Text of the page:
A lot or a little?
The parents' guide to what's in this TV show.
What parents need to know
Parents need to know that The Late Show with Stephen Colbert is a late-night variety show aimed at adults that leans heavily on interviews with celebrities and other public figures who typically have something to promote, be it a movie, an album, or a political campaign. You'll hear the occasional "damn" and "hell" along with some strong sexual innuendo, some of which relates to political news stories. There are jokes about drinking, smoking pot, and sometimes violent events are mentioned. There's also some comedic product placement with popular brands. Note that following the election of President Trump, derisive jokes about the presidency and specific conservatives are commonplace.
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What's the story?
Picking up the mantle from former Late Show host David Letterman, funnyman Stephen Colbert puts his own spin on the standard late-night variety-show format for THE LATE SHOW WITH STEPHEN COLBERT, mixing comedy, music, and celebrity interview segments with some of the political humor he perfected on The Colbert Report. Juilliard-trained jazz musician and now bandleader Jon Batiste step into the shoes of Letterman's longtime sidekick, Paul Shaffer.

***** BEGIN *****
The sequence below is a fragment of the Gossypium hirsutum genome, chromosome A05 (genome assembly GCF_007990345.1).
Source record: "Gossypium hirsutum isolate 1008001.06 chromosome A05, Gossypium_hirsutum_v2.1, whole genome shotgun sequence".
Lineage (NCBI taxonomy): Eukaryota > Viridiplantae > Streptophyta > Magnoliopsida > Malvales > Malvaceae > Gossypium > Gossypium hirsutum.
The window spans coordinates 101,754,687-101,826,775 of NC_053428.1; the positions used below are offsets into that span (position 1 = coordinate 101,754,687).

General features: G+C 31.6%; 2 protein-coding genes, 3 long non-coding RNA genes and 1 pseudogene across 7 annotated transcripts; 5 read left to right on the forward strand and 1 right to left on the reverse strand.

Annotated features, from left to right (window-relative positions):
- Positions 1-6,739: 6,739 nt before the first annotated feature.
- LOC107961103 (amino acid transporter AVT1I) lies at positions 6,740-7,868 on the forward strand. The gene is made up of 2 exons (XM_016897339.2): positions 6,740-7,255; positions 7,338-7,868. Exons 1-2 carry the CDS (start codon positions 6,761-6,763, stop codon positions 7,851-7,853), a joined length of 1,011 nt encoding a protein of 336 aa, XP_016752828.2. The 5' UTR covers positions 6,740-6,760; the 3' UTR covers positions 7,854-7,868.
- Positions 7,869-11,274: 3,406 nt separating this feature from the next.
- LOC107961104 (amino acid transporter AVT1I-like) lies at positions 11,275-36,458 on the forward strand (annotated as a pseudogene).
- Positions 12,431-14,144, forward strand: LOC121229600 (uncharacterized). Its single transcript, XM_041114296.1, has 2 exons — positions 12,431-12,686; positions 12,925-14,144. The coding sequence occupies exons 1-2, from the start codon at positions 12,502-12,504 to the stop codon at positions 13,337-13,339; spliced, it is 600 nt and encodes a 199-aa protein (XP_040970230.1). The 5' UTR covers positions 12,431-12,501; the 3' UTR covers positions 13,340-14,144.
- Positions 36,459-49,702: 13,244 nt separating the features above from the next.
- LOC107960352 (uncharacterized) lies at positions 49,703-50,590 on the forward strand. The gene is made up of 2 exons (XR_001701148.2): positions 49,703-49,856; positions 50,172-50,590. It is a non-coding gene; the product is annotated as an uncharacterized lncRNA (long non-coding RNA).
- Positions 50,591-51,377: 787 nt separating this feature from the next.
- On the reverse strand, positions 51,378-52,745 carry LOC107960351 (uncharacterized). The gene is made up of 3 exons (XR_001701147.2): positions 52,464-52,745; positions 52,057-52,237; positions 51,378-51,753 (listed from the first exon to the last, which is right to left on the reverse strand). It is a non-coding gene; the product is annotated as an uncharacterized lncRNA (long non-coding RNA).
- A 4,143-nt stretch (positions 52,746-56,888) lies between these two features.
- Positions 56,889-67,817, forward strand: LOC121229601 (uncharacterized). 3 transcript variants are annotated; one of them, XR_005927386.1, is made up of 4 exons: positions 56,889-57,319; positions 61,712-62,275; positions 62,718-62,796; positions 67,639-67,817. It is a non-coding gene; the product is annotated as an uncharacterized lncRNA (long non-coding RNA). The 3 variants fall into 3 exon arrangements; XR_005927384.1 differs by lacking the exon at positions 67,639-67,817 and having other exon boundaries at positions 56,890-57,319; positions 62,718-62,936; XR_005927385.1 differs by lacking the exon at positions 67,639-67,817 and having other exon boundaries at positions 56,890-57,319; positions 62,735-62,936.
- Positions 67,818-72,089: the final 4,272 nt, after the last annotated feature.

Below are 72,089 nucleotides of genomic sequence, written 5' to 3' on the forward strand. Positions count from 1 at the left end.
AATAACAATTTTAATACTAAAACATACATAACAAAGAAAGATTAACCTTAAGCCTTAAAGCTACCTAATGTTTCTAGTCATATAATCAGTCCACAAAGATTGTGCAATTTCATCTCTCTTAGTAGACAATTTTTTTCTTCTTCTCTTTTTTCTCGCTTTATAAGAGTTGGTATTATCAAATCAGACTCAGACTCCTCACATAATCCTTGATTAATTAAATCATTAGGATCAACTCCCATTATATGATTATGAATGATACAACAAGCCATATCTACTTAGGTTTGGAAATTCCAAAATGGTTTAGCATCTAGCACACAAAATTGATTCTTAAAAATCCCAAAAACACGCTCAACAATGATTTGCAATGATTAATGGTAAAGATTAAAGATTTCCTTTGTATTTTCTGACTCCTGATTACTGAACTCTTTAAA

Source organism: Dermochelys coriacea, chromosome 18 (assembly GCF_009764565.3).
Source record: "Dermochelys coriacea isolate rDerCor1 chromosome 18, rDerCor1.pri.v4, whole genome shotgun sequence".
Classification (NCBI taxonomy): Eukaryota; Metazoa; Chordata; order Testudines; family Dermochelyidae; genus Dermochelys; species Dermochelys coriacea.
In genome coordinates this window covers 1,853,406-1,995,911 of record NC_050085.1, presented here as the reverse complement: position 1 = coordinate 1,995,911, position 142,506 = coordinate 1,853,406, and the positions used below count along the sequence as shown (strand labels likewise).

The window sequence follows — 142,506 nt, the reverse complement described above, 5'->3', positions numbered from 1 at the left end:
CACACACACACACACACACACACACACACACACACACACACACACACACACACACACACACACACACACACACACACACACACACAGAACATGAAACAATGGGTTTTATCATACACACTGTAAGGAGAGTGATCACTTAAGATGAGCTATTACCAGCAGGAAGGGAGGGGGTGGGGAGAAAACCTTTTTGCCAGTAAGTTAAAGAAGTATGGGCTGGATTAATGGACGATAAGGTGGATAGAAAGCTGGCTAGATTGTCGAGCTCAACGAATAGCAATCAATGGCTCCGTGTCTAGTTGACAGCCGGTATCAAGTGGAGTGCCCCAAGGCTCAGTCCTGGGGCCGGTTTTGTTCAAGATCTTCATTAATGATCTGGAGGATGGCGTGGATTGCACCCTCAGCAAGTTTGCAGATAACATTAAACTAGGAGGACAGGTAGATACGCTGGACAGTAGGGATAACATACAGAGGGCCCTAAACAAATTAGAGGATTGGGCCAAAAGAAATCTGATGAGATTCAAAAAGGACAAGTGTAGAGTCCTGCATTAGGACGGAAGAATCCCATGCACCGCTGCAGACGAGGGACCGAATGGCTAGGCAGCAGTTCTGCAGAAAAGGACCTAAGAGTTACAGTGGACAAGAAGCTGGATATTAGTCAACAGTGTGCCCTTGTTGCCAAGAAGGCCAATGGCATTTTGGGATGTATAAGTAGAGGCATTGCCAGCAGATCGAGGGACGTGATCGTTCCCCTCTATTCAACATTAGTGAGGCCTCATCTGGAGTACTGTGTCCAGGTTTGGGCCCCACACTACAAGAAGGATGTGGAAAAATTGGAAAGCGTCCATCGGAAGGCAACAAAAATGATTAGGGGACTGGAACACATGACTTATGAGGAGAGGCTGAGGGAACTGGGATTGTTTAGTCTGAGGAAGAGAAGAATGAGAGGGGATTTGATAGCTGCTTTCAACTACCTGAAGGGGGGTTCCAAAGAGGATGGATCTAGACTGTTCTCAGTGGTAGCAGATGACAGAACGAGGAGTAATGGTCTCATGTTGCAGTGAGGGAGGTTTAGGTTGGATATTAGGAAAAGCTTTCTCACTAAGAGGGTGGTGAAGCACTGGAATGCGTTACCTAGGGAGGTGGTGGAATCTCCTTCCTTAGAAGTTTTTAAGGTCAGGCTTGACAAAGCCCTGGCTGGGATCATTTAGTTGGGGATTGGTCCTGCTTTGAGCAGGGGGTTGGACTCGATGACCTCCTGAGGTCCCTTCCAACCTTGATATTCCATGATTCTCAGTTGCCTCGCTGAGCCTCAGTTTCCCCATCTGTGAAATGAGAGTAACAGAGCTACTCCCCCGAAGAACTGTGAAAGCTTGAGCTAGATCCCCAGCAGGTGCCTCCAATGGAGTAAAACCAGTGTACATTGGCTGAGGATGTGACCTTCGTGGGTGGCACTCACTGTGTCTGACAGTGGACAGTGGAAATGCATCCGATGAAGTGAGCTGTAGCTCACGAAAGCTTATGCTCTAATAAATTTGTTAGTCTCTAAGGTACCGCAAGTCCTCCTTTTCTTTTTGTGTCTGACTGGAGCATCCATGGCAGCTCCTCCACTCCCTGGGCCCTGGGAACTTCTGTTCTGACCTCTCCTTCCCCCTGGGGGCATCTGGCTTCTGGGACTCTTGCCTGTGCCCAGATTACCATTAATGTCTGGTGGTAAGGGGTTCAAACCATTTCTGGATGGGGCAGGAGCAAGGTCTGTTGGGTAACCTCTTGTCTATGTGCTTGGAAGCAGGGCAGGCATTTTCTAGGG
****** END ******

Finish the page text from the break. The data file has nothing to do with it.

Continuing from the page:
Is it any good?
The show's sarcastic and razor-sharp satire features Stephen Colbert's humble, polished, and occasional kooky style of humor that was a trademark of The Colbert Report. The show's time slot puts it in direct competition with Jimmy Kimmel Live and The Tonight Show with Jimmy Fallon, whose hosts' epic pranks and star-studded lip-sync battles make them hits among teens and 20-somethings. However, Colbert's late-night shenanigans, while fun, feel a lot more traditional by comparison, courting a slightly older audience.
The Late Show with Stephen Colbert, like many other comedic talks shows, features its share of humor about real-life political events. However, over time this humor has become much more derisive, targeting specific political figures and policies so directly that it has made Colbert the subject of tweets posted by President Donald Trump. Nonetheless, The Late Show remains a smart and funny addition to late-night network t.v. entertainment.
Talk to your kids about ...
Families can talk about the purpose of late-night talk shows such as The Late Show with Stephen Colbert. What does the audience get out of it? And, more importantly, what do the guests get out of it? Is it all about entertainment, or is it also all about promotion?
With which other variety shows is The Late Show with Stephen Colbert competing? What's it doing differently to set itself apart? Who seems to be the target audience?
How does the Stephen Colbert you see on The Late Show compare to the character he created to host The Colbert Report? Is his late-night persona the "real" Stephen, or is it another persona he's developed for television?
For kids who love late-night comedy
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